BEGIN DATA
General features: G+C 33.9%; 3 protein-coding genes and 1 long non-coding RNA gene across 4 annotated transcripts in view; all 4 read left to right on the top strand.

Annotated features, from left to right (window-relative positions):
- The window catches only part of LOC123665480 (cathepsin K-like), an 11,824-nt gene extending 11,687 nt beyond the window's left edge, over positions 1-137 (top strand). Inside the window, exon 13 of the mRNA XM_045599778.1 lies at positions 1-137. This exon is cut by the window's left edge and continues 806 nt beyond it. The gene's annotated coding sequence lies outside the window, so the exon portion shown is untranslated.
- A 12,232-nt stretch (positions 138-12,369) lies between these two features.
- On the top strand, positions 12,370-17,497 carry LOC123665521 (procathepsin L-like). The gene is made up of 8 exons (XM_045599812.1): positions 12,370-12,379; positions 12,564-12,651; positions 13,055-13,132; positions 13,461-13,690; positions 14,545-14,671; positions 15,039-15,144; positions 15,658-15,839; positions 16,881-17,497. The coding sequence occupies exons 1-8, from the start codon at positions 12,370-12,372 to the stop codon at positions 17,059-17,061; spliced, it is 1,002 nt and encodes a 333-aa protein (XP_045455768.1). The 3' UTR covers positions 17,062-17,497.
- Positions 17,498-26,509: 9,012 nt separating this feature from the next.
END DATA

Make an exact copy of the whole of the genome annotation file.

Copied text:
General features: G+C 33.9%; 3 protein-coding genes and 1 long non-coding RNA gene across 4 annotated transcripts in view; all 4 read left to right on the top strand.

Annotated features, from left to right (window-relative positions):
- The window catches only part of LOC123665480 (cathepsin K-like), an 11,824-nt gene extending 11,687 nt beyond the window's left edge, over positions 1-137 (top strand). Inside the window, exon 13 of the mRNA XM_045599778.1 lies at positions 1-137. This exon is cut by the window's left edge and continues 806 nt beyond it. The gene's annotated coding sequence lies outside the window, so the exon portion shown is untranslated.
- A 12,232-nt stretch (positions 138-12,369) lies between these two features.
- On the top strand, positions 12,370-17,497 carry LOC123665521 (procathepsin L-like). The gene is made up of 8 exons (XM_045599812.1): positions 12,370-12,379; positions 12,564-12,651; positions 13,055-13,132; positions 13,461-13,690; positions 14,545-14,671; positions 15,039-15,144; positions 15,658-15,839; positions 16,881-17,497. The coding sequence occupies exons 1-8, from the start codon at positions 12,370-12,372 to the stop codon at positions 17,059-17,061; spliced, it is 1,002 nt and encodes a 333-aa protein (XP_045455768.1). The 3' UTR covers positions 17,062-17,497.
- Positions 17,498-26,509: 9,012 nt separating this feature from the next.